OGDEN -- Weber State University's enrollment figures are down from last fall, but school officials attribute the decline not to the lowered minimum age for serving church missions, but to an improving economy that lures away older students seeking jobs.
Weber State's unofficial head count stands at 25,157, which is 1,375 fewer students than this time last year. The enrollment number will become official after it is reviewed and accepted by the state Board of Regents.
The current number represents a decline of about 5 percent from a year ago. But WSU Provost Michael Vaughan said Tuesday most students who dropped their enrollment or cut back on their hours are in the 25 to 29 age bracket.
Weber State, like other Utah universities, had been braced for a decline in traditional students, age 24 or younger, after the Church of Jesus Christ of Latter-day Saints' October 2012 announcement it would lower the minimum missionary ages, from 19 to 18 for men, and from 21 to 19 for women.
"There was a 'missionary effect,' but it is not where we are seeing the biggest difference," Vaughan said. "It's when we break down the numbers that they can begin to tell the story."
The most significant enrollment decreases were among students age 25 and older who were attending Weber State on a part-time basis. Vaughan said traditionally, enrollment rises when job prospects are bad, and people who can't find work enroll to increase their knowledge, skills and credentials.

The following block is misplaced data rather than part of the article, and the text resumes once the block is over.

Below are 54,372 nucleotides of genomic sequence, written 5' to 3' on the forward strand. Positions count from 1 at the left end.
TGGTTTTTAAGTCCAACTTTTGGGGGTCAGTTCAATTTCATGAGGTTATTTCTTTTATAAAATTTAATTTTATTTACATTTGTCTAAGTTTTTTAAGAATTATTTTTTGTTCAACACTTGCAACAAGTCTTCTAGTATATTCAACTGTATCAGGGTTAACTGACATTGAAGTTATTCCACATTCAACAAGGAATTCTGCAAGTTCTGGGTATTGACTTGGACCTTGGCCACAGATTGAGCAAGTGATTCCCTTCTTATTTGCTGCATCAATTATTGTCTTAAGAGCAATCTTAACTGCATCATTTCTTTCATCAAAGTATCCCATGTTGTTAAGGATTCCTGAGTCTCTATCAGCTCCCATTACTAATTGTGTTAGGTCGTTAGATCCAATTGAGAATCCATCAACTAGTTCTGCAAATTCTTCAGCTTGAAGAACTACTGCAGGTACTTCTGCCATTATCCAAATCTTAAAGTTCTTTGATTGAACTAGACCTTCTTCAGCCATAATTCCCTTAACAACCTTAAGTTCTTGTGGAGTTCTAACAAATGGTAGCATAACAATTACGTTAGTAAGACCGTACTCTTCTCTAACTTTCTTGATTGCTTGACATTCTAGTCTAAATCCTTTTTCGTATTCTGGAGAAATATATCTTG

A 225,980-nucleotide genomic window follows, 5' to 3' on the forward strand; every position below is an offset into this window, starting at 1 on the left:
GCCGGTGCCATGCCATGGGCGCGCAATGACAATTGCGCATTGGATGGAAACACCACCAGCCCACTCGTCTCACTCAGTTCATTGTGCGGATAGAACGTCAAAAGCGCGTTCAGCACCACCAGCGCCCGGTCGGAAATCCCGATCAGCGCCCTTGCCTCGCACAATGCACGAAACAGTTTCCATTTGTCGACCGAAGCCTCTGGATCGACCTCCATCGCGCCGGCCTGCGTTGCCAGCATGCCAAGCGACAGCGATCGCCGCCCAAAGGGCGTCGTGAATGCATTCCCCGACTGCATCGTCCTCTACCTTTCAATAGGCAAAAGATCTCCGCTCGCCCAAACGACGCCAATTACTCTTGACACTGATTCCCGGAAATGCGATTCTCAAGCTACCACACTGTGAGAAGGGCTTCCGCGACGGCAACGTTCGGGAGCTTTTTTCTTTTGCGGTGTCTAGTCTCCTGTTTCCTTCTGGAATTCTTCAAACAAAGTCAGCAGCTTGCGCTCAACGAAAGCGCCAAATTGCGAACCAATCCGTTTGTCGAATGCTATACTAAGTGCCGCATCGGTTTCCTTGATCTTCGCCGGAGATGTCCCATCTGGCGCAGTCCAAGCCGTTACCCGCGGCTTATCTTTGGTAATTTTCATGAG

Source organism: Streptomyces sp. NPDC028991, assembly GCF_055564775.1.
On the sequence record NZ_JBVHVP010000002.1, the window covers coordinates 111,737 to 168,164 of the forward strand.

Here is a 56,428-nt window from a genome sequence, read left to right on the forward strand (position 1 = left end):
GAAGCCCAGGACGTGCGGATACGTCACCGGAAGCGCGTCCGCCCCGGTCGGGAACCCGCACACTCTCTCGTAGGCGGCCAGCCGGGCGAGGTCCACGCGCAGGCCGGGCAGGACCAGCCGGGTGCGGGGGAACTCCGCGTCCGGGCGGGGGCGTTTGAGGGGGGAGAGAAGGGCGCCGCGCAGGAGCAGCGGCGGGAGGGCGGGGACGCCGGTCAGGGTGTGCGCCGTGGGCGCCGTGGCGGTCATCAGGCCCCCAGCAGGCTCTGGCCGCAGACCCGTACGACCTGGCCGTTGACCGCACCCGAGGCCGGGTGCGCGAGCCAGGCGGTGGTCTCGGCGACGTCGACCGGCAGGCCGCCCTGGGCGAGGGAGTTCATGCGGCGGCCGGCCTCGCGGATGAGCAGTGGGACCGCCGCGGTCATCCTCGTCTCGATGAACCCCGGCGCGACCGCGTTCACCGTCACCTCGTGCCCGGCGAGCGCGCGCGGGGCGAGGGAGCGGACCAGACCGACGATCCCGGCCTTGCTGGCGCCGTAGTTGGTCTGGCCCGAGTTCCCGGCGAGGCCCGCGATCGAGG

The opposite happens when employment opportunities are good. Vaughan said most of the individuals who left Weber State or cut back their hours likely did so because they found paying jobs, or had an opportunity to add a second job.
Vaughan said many WSU students work in the construction field, and many may have elected to keep working when their summer jobs extended into fall opportunities.
"It's good news about the economy," he said.
Vaughan said the full effect of the "missionary effect" on Weber State is not yet known, because an unknown number of young students may intend to enroll after completing missionary service, but have not alerted WSU. Other students have alerted Weber State, by registering through the university's Return to Weber page, www.weber.edu/returntoweber, which can also safeguard some scholarship opportunities.
Weber State's number of full-time equivalent students is 15,618, down from 16,662 this time last year. The full-time equivalent number is reached by dividing the total number of tuition hours being taken by the number of hours considered a full-time load. WSU's head count number is significantly higher than its full-time equivalent number because so many students attend the university on a part-time basis.
Weber State will not be hurt by losing 1,375 students, which returns enrollment to the general neighborhood of its 2011 head-count number, Vaughan said. Last year's 26,532-student enrollment was a historic high, and numbers tend to run in cycles, he said.
With improvements in the economy, Vaughan said he predicts WSU enrollment numbers will be down slightly for the next two to three years, as part of the expected cycle.
An Aug. 23 article this year in The Chronicle of Higher Education listed Weber State University as the 15th fastest growing school, based on 2001-2011 figures, in the category of public school master's institutions.
Contact reporter Nancy Van Valkenburg at 801-625-4275 or firstname.lastname@example.org. Follow her on Twitter at @S_ENancyVanV.